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DSLX Example: Compute CRC32 Checksum

In this document we explain in detail the implementation of routine to compute a CRC32 checksum on a single 8-bit input. We don't discuss the algorithm here, only the language features necessary to implement the algorithm.

Refer to the full implementation, in examples/dslx_intro/crc32_one_byte.x, while following this document.

Function Prototype

Let's explain how the function is being defined:

fn crc32_one_byte(byte: u8, polynomial: u32, crc: u32) -> u32 {

Functions are defined starting with the keyword fn, followed by the function's name, crc32_one_byte in this case. Then comes the list of parameters, followed by the declaration of the return type.

This function accepts 3 parameters:

  1. byte, which is of type u8. u8 is a shortcut for bits[8]
  2. polynomial, which is of type u32, a 32-bit type.
  3. crc, which is also of type u32

The return type, which is declared after the ->, is also a u32.

The first line of the function's body is quite curious:

let crc: u32 = crc ^ u32:byte;

The expression to the right side of the = is easy to understand, it computes the xor operation between the incoming parameters crc and byte, which has been cast to a u32.

The let expression re-binds crc to the expression on the right. This looks like a classic variable assignment. However, since these expressions are all scoped by the let expression, the newly assigned crc values are different and distinguishable from their previous values. In other words, the original value of crc is not visible to anybody else after the re-binding.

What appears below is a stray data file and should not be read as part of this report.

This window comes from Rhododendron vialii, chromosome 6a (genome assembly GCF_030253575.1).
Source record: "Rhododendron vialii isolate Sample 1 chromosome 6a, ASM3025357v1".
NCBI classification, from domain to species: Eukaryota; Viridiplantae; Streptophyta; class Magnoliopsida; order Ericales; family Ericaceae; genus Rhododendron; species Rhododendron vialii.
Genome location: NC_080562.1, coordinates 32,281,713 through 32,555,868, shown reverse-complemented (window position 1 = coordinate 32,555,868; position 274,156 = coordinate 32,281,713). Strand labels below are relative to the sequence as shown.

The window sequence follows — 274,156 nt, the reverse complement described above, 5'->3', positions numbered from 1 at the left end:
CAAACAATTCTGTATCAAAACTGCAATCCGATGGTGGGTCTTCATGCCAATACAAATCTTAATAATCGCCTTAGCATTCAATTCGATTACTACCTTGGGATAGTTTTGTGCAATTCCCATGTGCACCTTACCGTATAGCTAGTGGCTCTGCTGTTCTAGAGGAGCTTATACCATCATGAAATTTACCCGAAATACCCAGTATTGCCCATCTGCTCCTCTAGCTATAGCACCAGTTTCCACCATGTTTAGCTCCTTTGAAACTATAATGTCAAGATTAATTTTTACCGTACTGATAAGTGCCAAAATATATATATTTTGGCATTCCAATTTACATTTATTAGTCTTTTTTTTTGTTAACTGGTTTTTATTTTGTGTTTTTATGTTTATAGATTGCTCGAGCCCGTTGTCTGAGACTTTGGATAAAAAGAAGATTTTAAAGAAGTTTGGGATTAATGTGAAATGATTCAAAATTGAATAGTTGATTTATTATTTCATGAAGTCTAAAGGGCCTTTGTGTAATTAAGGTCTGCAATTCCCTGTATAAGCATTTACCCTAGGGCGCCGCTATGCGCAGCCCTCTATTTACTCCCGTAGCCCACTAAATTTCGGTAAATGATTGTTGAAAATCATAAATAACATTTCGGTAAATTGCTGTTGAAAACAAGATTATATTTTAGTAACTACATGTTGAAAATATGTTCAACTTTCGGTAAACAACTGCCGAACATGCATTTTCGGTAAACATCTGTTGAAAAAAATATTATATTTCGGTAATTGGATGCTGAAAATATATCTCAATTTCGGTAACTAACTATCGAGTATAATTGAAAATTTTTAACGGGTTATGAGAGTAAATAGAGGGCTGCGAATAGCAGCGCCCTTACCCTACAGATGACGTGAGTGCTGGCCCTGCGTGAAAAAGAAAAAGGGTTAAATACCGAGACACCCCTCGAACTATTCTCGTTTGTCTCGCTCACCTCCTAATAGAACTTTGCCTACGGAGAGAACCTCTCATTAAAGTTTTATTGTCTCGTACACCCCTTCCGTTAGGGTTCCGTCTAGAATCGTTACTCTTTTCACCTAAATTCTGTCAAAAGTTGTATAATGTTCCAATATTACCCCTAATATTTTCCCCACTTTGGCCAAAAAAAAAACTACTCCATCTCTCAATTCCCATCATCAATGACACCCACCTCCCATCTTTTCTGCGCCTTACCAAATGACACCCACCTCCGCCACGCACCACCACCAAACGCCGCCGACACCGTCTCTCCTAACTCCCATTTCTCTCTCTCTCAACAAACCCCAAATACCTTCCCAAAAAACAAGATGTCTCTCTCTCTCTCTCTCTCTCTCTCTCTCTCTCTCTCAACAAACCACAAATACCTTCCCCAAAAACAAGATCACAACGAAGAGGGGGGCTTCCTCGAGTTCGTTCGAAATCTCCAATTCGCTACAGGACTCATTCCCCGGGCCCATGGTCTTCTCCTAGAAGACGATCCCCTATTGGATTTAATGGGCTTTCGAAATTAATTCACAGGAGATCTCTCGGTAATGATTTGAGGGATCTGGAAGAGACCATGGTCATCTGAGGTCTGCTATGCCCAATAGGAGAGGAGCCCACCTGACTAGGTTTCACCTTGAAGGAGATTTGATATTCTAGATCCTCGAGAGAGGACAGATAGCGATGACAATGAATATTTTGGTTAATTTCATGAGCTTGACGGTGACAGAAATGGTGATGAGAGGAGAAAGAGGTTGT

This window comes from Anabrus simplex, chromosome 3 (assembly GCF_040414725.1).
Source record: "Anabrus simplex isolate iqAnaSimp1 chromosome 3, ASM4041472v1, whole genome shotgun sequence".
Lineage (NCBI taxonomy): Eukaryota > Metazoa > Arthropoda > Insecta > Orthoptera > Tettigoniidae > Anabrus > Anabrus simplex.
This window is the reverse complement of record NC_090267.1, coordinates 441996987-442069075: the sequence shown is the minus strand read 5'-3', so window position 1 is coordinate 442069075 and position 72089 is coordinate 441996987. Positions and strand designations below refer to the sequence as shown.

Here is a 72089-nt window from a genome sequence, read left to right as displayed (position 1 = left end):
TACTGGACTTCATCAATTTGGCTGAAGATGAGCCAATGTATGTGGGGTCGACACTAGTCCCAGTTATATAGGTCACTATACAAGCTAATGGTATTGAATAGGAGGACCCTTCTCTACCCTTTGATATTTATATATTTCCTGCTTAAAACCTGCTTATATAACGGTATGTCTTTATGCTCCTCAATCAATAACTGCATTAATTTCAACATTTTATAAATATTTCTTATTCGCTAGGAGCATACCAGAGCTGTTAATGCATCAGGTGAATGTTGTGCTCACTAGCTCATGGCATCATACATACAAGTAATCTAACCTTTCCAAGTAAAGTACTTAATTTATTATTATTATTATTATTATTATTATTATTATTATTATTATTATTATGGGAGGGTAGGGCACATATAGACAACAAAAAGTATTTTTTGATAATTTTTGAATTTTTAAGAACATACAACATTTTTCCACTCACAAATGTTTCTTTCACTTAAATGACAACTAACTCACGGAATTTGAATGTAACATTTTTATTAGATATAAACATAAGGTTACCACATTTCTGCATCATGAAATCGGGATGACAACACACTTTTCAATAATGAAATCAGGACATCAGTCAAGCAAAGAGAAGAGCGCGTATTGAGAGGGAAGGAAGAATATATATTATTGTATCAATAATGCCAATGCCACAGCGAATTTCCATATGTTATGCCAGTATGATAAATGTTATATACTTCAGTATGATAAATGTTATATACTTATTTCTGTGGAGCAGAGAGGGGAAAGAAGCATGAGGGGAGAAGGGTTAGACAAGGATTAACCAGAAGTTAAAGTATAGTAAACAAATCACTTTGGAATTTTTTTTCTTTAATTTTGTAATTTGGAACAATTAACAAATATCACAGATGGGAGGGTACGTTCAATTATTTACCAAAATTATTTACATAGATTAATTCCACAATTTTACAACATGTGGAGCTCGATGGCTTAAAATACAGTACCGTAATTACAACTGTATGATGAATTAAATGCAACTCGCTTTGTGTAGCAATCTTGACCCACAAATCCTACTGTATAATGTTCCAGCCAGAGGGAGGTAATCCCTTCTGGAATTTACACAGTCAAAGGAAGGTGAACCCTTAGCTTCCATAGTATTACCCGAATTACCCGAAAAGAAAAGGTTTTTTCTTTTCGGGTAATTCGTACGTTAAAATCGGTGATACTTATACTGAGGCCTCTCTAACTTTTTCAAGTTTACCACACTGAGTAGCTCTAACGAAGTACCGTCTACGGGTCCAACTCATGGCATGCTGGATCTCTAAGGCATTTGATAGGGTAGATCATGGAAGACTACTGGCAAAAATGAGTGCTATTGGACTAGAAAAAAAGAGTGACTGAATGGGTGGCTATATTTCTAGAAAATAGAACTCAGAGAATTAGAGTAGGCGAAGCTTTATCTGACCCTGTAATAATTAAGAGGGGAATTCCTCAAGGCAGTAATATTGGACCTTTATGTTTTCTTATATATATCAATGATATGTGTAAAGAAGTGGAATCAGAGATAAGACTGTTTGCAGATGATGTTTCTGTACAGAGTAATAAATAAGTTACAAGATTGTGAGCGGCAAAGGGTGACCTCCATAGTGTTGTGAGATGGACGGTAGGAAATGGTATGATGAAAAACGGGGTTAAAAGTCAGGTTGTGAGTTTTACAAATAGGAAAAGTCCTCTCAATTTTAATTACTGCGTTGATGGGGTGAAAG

The next line specifies a for loop. Index variable and accumulator are i and crc, both of type u32. The iterable range expression specifies that the loop should execute 8 times.

  // 8 rounds of updates.
  for (i, crc): (u32, u32) in range(u32:8) {

At the end of the loop, the calculated value is being assigned to the accumulator crc - the last expression in the loop body is assigned to the accumulator:

    let mask: u32 = -(crc & u32:1);
    (crc >> u32:1) ^ (polynomial & mask)

Finally, the accumulator's initial value is being passed to the for expression as a parameter. This can be confusing, especially when compared to other languages, where the init value typically is provided at or near the top of a loop.